A simple Saturday morning: Samuel & Sons isn’t going anywhere

(Staff photo by Allen Longstreet)


Angier Avenue was devoid of traffic. It was so quiet for 10 a.m. that it could have been the middle of the night.

But inside Samuel & Sons Barber Shop, lively conversation ensued; R&B music filled in the background of stories, smiles and laughs.

Samuel Jenkins, 54, gave his first trim of the day to longtime customer and friend, Virginia Adams, who was heading to Charlotte shortly after.

“I’ve been coming to Samuel for 15 years; he’s family,” Adams said.

They discussed everything from electricity prices to remembering having to stoke the fire in the house as children. There was even a friendly debate on the definition of the word ignorance.

Samuel Jenkins, 54, gives a trim to Wayne Jacobs, 26. (Staff photo by Allen Longstreet)

Jenkins only had a few appointments for the day, but the downtime wasn’t filled with silence. He spoke of holiday plans with his two boys, who are now 13 and 15.

“We’ve done New York, we’ve done lots of places for Christmas,” he said. “Now my son has been saying, ‘Cali! Cali!’ in hopes of going over break. I think I’ll surprise them with that trip.”

A little after his next appointment, a local man came in, sat down and asked Jenkins for a beard trim, but said he only had two dollars. Jenkins, who said he knew this local as someone who struggles with alcoholism, gave him an offer to come get the beard trim for free Tuesday, as long as he brought a chip in from Alcoholics Anonymous.

The man was frustrated with this offer and left.

“I had an old friend who asked me, ‘Sam, why do you help people like that?’” Jenkins said as he began his story. “And I said, ‘Because 20 years ago I used to drink and do drugs, and I saw the effect it causes. That’s why I give them a dollar, give them a beer.’ His friend said, ‘Nah, that’s not why you do it. You do that because you think you’re better than them.’”

Jenkins said he disagreed with the statement, and rebuked his friend’s claim.

Then his friend continued, “So, when did you stop drinking, Sam? Was it while people were giving you stuff, or when they stopped? When they stop giving you stuff, that’s when you’re not better than them. That’s when you stop catering and enabling people who truly need to make the choice to seek help. You are only better than them in one way, you make better decisions.”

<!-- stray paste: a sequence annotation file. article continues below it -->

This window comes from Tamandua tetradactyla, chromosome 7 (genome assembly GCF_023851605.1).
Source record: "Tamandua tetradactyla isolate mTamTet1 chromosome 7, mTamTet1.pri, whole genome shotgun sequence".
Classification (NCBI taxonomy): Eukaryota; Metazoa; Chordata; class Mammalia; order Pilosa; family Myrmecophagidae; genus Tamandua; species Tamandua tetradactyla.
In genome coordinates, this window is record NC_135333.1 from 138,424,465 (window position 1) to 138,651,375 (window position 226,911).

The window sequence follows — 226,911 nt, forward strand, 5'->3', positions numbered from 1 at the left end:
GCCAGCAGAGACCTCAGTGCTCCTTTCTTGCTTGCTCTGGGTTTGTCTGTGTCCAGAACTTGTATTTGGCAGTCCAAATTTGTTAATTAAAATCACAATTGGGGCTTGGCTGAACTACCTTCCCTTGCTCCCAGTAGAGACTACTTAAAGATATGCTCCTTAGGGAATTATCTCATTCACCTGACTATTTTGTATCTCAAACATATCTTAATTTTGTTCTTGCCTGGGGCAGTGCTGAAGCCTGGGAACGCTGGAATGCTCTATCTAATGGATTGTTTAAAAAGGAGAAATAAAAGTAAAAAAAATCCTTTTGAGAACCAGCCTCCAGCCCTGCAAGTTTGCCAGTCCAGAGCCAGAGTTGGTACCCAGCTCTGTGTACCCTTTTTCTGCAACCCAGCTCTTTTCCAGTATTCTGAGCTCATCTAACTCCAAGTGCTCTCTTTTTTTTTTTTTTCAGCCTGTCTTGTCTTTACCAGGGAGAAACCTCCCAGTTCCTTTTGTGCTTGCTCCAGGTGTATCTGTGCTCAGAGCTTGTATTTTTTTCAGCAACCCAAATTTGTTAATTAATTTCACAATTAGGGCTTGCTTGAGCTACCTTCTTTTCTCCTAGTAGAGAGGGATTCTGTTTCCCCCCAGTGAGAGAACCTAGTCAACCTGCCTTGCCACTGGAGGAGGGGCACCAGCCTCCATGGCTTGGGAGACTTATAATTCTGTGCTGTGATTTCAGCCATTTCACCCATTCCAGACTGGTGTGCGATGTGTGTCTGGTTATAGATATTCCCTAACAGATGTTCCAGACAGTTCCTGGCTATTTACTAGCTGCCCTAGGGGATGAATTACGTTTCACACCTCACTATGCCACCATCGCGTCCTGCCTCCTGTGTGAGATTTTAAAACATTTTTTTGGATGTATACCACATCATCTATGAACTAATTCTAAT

After a few minutes, one of the representatives from the nearby Mosque returned with the man to question why Jenkins turned him away. After an explanation, and since Jenkins knows the leaders of the Mosque, the man finally conceded.

“The most harmful thing you can do for the community is enable others to continue making bad decisions for themselves,” Jenkins said. “It’s important that those who need it most are guided in the right direction rather than the wrong.”

Jenkin’s last customer of the morning was Wayne Jacobs, 26. He came to the shop to get a trim before he went into work. Jacobs, a Philadelphia native, moved to Durham in 2007, and has been getting his hair cut by Jenkins since 2010.

They discussed life, work and scratch-off lottery tickets.

“He’s my protégé,” Jenkins said of Jacobs. “There’s a method to scratch-off tickets. When you lose, you have to stop for a while. Every day can’t be your lucky day, and Wayne knows that.”

Jacobs nodded in agreement and echoed the advice.

The VOICE wrote an article on Jenkins in spring of 2016. The article said Jenkins would be passing the torch to another barber and working from home later that year in December.

“It was a misconception at the time,” he said. “If my rent were to increase on the shop, I would have done that. But the rent has stayed the same, and will continue to. There’s very few lines of work that allow you as much face to face interaction with the community as mine does. I have no plans to leave the shop.”

“He isn’t going anywhere,” Jacobs said about Jenkins as he left to work with a fresh trim.

Allen Longstreet is journalism student at the UNC-CH School of Media and Journalism. A Mountain View, N.C., native, this fall he is serving as a staff writer-photographer for the VOICE.


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